I attended COS (close-of-service) Conference in the first week of September. It was awesome to be with all of my Moz 19er friends again, but it also proved to be very difficult saying goodbye at the end of the week. Some of my closest friends live nearby, but others live far away and I have no idea when I'll be seeing them again. I know that I'll make it happen at some point - my sister and I LOVE road trips - but the fact that I don't have a date or a plan when I'd see them again really made it difficult to say goodbye.
|Maggie, Helen, and I at COS conference!|
When I came to Mozambique, saying goodbye to friends and family was difficult to say the least. It was unfathomable that I'd be away for two years, missing birthdays, graduations, weddings, and the birth of my nephew. I couldn't wrap my mind around the fact that everyone's lives would continue...just without me in them. Of course I communicated with those I am closest with through emails, whatsapp, facebook, and skype, but receiving pictures from a friend's wedding is not even close to being there. Sometimes seeing pictures of what you're missing out on just makes being homesick worse. But when I left the US, I knew it was temporary. I knew a time to expect to be home. Even though that time was a long way off, the promise of going home was there which was somehow settling.
I have a countdown on my computer until I come home. Right now it reads 38 days, 12 hours, 5 minutes, and 40 seconds. That's how much time I have until I see my family again. But that's also how much time I have until I leave this beautiful country until God knows when.
When I think about leaving Mozambique, the absolute hardest part is not knowing when I'll be back. I will mention to someone that I'm leaving next month and they promptly respond with "DE VEZ?!" (FOREVER?!). I normally respond with something along the lines of, "Well I'm going to come back to visit!" And when they inevitably ask me when I'll be back, I have no answer to give them. I don't know when I'll be back this country of beautiful, inspiring, hospitable people and that thought tears me up.
My best friend Otilia has been through a lot since I've been here in Mozambique. She almost died of malaria earlier this year, and ever since then has been very sick from what I think are stomach ulcers. She is on a very restrictive diet and has lost at least 20-30 pounds over the last couple of months. Her husband was recently in a car accident and had to stay in the provincial hospital for 6 days, suffering from 5 broken ribs, a wound to his lung, and countless other bruises and scrapes. Along with caring for herself and her needy husband, Otilia also cares for her sister's child, Dininha (3 years old), who has been infected with lice twice in the past 3 months. Life is not easy for Otilia. A lot of times what gets her through is her friendship with Sarah and I and her faith.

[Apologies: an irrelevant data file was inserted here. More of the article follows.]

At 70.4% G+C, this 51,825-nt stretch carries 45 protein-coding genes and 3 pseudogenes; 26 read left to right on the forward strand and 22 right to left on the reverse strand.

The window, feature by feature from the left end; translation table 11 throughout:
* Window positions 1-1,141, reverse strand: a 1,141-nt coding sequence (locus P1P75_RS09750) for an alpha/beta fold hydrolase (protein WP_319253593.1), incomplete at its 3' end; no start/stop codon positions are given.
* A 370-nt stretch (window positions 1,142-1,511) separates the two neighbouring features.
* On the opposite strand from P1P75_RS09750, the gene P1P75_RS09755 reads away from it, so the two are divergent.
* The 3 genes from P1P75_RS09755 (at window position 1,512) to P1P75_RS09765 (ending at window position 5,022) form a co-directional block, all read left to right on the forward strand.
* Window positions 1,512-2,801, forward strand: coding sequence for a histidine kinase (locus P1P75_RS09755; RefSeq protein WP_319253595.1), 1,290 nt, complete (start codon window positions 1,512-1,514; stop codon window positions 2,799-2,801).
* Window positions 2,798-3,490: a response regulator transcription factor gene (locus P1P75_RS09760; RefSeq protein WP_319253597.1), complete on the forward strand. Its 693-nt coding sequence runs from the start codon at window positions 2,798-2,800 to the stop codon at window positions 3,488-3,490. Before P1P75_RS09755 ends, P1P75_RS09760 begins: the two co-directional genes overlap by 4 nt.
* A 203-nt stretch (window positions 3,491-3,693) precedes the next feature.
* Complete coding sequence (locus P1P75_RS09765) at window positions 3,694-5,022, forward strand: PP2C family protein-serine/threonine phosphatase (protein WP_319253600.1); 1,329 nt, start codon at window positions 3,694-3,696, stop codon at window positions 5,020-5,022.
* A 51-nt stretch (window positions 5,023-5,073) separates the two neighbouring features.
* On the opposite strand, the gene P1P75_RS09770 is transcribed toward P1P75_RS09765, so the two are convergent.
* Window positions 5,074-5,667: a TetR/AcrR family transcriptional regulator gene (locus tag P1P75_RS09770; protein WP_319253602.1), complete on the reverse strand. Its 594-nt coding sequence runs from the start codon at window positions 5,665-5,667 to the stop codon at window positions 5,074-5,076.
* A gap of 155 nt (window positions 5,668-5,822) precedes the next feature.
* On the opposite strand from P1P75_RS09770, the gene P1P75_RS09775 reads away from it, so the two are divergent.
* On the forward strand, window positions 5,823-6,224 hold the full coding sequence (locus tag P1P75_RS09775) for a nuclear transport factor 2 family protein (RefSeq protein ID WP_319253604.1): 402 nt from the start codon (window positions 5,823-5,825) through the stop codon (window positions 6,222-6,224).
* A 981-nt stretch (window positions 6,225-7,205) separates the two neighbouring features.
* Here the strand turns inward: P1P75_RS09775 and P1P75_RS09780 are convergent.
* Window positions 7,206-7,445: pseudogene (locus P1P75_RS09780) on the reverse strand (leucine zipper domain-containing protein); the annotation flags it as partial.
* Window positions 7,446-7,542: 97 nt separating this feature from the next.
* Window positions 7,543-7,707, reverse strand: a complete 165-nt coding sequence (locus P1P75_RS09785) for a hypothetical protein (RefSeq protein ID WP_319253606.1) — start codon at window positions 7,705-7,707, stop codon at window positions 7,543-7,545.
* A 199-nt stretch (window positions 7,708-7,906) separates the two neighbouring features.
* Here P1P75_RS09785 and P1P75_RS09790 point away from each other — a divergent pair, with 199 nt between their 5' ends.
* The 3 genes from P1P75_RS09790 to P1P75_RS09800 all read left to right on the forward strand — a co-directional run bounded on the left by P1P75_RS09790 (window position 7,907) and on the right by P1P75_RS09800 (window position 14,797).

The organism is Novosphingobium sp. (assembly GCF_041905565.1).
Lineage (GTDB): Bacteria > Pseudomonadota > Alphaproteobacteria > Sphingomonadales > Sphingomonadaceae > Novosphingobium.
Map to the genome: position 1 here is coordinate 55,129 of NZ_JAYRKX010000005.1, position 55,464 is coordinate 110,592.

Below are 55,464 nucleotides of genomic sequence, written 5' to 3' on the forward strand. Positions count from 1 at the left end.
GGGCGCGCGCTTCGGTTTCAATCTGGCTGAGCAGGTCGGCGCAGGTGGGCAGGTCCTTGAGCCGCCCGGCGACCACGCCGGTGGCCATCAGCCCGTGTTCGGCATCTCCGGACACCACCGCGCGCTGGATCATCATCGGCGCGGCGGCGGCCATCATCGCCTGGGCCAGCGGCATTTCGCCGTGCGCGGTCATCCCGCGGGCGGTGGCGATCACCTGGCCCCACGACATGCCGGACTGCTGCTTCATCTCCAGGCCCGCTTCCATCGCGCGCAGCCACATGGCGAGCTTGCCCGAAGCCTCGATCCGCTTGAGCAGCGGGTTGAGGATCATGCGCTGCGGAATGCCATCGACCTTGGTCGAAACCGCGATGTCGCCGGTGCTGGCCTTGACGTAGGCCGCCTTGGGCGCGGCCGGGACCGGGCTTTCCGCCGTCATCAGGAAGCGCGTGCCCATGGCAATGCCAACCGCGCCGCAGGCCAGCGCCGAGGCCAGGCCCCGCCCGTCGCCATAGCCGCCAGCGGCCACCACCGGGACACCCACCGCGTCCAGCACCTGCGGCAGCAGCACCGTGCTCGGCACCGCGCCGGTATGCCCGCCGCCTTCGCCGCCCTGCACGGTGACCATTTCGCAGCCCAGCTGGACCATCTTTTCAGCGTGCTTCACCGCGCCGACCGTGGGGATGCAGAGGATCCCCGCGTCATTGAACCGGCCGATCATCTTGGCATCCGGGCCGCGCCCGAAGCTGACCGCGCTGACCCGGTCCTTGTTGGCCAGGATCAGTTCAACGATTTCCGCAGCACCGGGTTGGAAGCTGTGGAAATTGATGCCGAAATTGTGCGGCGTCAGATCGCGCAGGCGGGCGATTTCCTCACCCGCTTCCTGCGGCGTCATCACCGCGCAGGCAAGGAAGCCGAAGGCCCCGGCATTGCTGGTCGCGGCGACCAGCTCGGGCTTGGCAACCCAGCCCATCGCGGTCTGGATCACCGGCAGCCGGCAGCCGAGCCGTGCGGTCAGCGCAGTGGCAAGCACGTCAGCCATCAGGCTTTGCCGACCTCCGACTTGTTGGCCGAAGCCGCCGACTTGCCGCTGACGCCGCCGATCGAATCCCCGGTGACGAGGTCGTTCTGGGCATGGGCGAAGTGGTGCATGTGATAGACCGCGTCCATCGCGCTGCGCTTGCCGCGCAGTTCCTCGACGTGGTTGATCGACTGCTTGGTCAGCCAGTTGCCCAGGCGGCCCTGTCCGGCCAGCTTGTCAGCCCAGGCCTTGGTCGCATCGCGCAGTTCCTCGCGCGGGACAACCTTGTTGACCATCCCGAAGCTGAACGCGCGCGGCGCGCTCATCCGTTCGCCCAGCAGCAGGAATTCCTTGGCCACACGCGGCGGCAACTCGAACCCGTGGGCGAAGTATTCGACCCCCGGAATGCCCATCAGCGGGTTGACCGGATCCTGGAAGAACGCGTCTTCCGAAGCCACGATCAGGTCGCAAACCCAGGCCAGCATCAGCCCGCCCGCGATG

|Otilia and I on our way home from the hospital when she was malaria-free!|
I encourage Otilia that God brought me here for a reason. He brought us together to be friends, and he is putting her through this suffering for a reason. Though we don't see it now, He knows what He's doing. She always agrees, but it's easy to get overwhelmed and scream "WHY ME?!"
To add to the pain and suffering Otilia is going through, I will be leaving in a month. She knows I have to go. She knows it's what's best for me. But that doesn't change the fact that I'm leaving, and she feels that she'll be alone in her suffering. She is my family here in Messica, and the thought of leaving her breaks my heart.
So, if I don't write a blog in the next 38 days, 11 hours, 50 minutes, and 30 seconds, it's because I'm soaking up my lasts in this adventure. Coming up, we have the celebration of Teacher's Day, Elections, my first and last trip to visit some PCVs in the bush, and lots of going-away parties. Soon my time in Moz will run out. Until then, I'll be praying the rosary with the mãe's from church, going shopping at calamidades with Otilia, and encouraging my students to study hard for their national exams instead of cheating.
Messica means the world to me, and I couldn't ask for a better second home. On November 15th when I arrive back in Cincinnati, the gaping hole in my heart that was left by friends and family back home will be filled, but another whole just as big will be there from all that I left in Mozambique.
But if a broken heart is the price I have to pay for my Peace Corps experience, I can say with my head held high and no doubt in my mind that it was worth it.